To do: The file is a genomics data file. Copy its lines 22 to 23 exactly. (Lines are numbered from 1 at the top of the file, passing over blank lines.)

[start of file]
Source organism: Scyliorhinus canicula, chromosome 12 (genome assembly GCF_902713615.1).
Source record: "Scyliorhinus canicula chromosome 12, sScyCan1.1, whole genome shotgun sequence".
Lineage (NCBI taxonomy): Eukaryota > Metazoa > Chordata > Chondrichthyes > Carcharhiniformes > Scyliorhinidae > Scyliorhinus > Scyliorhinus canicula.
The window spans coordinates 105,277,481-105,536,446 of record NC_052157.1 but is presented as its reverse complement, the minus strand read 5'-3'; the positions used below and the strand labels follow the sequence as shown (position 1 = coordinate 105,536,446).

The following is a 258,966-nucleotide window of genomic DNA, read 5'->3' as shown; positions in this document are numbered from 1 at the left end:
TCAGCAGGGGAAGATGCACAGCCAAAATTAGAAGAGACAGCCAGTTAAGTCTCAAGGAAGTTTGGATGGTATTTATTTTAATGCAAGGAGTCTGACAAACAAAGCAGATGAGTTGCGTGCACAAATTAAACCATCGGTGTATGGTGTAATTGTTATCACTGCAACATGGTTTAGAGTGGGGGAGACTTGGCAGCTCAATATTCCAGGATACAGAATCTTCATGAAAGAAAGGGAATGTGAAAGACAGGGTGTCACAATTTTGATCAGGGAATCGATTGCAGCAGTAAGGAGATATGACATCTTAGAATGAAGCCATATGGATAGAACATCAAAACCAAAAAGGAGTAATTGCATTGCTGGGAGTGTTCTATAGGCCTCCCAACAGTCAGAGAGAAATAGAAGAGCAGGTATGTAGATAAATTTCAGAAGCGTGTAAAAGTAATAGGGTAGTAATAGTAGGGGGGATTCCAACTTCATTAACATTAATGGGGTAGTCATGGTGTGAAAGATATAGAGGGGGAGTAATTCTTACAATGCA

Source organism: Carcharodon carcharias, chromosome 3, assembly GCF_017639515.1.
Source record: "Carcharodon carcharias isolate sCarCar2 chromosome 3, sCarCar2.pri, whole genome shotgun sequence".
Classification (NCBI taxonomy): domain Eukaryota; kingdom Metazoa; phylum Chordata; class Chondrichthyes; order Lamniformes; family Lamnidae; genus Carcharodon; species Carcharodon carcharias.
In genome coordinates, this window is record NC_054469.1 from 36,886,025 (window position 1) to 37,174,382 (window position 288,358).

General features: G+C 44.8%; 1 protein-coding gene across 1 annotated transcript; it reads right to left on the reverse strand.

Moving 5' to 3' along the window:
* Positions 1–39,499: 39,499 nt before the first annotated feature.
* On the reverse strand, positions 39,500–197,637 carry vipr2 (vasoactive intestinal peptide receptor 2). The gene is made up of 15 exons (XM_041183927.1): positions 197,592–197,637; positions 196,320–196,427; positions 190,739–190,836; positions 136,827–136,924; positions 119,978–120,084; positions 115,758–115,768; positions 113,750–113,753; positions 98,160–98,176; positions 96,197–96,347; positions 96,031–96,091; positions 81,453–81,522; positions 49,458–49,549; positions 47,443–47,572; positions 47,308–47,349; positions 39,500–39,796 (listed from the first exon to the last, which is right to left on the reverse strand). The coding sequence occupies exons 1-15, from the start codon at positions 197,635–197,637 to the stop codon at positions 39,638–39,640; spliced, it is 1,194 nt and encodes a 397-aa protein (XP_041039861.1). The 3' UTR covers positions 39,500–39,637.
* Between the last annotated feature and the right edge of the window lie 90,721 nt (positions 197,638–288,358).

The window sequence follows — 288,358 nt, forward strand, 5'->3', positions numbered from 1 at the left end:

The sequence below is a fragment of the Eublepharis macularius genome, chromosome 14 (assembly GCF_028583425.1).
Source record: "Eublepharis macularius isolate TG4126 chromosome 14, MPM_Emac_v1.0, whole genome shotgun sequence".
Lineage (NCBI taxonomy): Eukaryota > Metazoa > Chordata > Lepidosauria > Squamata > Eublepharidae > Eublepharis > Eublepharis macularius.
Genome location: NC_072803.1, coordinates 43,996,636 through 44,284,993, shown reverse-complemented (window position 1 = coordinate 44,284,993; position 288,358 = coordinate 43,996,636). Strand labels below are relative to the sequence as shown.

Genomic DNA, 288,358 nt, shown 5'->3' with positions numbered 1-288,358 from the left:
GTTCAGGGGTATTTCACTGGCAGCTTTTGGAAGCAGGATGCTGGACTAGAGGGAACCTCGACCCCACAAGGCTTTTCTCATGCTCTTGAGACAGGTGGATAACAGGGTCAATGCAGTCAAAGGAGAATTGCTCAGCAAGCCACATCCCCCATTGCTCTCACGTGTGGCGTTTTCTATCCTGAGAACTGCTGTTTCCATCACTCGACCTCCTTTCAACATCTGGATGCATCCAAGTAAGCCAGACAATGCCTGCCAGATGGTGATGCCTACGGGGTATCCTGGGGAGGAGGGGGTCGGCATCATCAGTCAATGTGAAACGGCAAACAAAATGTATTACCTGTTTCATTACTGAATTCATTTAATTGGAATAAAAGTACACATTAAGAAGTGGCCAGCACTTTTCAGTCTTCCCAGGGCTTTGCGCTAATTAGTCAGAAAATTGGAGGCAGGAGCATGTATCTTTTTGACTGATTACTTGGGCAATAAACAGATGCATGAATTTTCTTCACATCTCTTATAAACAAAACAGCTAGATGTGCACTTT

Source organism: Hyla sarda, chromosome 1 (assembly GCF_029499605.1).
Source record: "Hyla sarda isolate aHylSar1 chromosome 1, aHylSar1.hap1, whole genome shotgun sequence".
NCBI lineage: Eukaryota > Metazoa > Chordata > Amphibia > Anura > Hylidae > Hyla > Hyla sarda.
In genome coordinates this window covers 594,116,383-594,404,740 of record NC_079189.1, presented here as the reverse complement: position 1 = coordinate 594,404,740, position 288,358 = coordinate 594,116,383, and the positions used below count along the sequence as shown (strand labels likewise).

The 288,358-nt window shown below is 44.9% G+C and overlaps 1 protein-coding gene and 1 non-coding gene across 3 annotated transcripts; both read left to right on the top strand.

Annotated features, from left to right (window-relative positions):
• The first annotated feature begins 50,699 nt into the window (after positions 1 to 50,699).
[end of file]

GTTCAGGGGTATTTCACTGGCAGCTTTTGGAAGCAGGATGCTGGACTAGAGGGAACCTCGACCCCACAAGGCTTTTCTCATGCTCTTGAGACAGGTGGATAACAGGGTCAATGCAGTCAAAGGAGAATTGCTCAGCAAGCCACATCCCCCATTGCTCTCACGTGTGGCGTTTTCTATCCTGAGAACTGCTGTTTCCATCACTCGACCTCCTTTCAACATCTGGATGCATCCAAGTAAGCCAGACAATGCCTGCCAGATGGTGATGCCTACGGGGTATCCTGGGGAGGAGGGGGTCGGCATCATCAGTCAATGTGAAACGGCAAACAAAATGTATTACCTGTTTCATTACTGAATTCATTTAATTGGAATAAAAGTACACATTAAGAAGTGGCCAGCACTTTTCAGTCTTCCCAGGGCTTTGCGCTAATTAGTCAGAAAATTGGAGGCAGGAGCATGTATCTTTTTGACTGATTACTTGGGCAATAAACAGATGCATGAATTTTCTTCACATCTCTTATAAACAAAACAGCTAGATGTGCACTTT

Source organism: Hyla sarda, chromosome 1 (assembly GCF_029499605.1).